Rare Rejected 'Snow White' Dwarfs Concept Art, 'Flintstones' Pilot Script to be Auctioned

Bid on drawings of Baldy and Deafy, two unused dwarfs from Disney classic, the script page where Mel Blanc coined "yabba dabbo do" and other cool pieces of animation history.
Courtesy Walt Disney Co.
Walt Disney (left), Disney sculptor Blaine Gibson

Ever wonder if Walt Disney considered other names for the Seven Dwarfs in Snow White? (He did.) Or who came up with the catchphrase "Yabba dabba doo!" for Fred Flintstone? (It was legendary voice actor Mel Blanc.) These questions and others are answered in the cool animation items up for sale at the upcoming Bonhams/Turner Classic Movies Drawn to Film auction.

Snow White and the Seven Dwarfs (1937) was Disney’s first feature-length animated film, and the animators worked to give each of the seven dwarfs a distinct personality. The concept sketches include such familiar ones as Doc, Grumpy and Dopey and the not-so-surprisingly dropped dwarfs Deafy and Baldy. Other unused dwarf names included Jumpy, Wheezy, Tubby and Sniffy. The estimate for the sketches is $3,500-$4,500.

Also up for sale is a cool-looking black-and-white celluloid of Minnie and Mickey Mouse from Mickey's Steam Roller (1934), estimated at $15,000-$20,000.

Other highlights include Jungle Book and Sleeping Beauty concept art ($8,000-$15,000), 71 animation drawings from the Silly Symphony series (1929-1939), which were wordless shorts that accompanied classical music. Other really cool (and relatively cheap at a $1,500 estimated price) items are 13 manuscripts from the mandatory weekly classes Disney made the entire art department at his company take in the early 1930s on things like animation theory and drawing.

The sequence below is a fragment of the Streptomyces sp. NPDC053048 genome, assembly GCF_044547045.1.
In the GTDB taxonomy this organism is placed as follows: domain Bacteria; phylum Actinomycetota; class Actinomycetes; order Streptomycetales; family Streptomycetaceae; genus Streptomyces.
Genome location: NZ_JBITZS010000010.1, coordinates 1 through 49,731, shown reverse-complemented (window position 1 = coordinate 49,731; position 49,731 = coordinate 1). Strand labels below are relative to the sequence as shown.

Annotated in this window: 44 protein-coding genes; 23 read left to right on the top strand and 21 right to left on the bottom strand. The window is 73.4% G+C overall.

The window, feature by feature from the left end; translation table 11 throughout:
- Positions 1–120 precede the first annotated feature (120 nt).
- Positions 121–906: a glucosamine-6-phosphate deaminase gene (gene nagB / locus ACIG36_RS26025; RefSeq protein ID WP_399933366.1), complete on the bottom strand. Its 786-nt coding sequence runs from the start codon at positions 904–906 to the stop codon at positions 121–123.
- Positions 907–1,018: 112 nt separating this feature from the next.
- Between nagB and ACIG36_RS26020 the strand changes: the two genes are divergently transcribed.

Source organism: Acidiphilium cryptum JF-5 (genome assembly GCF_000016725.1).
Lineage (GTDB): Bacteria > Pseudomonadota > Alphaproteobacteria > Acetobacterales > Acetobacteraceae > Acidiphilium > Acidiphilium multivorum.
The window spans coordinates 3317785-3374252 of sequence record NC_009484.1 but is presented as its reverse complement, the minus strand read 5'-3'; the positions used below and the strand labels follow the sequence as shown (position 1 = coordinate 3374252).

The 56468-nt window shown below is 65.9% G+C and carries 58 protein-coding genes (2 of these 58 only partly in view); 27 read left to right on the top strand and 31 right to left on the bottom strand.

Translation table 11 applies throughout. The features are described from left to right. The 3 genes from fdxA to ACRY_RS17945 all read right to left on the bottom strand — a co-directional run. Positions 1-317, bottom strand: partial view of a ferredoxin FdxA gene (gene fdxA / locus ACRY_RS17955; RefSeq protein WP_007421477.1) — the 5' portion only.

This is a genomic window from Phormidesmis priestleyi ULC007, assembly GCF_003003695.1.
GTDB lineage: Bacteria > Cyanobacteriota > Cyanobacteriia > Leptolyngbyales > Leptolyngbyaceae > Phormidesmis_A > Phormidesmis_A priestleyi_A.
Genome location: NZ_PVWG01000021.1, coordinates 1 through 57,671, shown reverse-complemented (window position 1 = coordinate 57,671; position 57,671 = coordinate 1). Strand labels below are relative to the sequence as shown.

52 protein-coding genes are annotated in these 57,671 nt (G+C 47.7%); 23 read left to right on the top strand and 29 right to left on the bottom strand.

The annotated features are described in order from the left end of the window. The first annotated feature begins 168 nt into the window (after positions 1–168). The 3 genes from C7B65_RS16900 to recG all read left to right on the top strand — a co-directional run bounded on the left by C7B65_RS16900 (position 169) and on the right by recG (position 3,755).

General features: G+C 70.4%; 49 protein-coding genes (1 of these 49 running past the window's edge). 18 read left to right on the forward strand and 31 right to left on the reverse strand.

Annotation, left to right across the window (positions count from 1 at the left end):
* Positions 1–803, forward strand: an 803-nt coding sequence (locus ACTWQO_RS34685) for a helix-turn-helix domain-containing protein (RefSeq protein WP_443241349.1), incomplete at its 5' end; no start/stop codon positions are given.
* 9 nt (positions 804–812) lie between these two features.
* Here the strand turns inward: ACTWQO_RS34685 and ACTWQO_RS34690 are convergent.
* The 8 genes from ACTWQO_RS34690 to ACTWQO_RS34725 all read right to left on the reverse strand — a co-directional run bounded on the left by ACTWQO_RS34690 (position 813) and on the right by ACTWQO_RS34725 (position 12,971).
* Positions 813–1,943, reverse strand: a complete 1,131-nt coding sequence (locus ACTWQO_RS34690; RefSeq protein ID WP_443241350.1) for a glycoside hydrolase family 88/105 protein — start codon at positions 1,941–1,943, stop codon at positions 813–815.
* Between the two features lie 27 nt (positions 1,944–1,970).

Non-Disney items up for sale include a Mel Blanc-annotated script for an early The Flintstones pilot (then called The Flagstones), estimated at $1,500-$2,000. Twice in the script Blanc, who voiced Fred, crossed out the line “Yahoo” and replaced it with “Yabba dabba doo!,” which, of course, became Fred’s signature catchphrase.

There is also a collection of paintings putting Mr. Magoo in famous works of art, such as Picasso’s "Girl in the Mirror," Grant Wood's "American Gothic" and Van Gogh’s "Self-Portrait." 

“Collectors are always interested in the mode of production: How did the filmmakers achieve the final effect?" says Lucy Carr, Bonham’s specialist of entertainment memorabilia. "This sale allows us to take a peek behind the scenes at our favorite animation studios, from the early concept drawings, scripts and storyboards, character designs and finally to the finished cels.”

More information on the auction, which will be held June 13, can be found here.  

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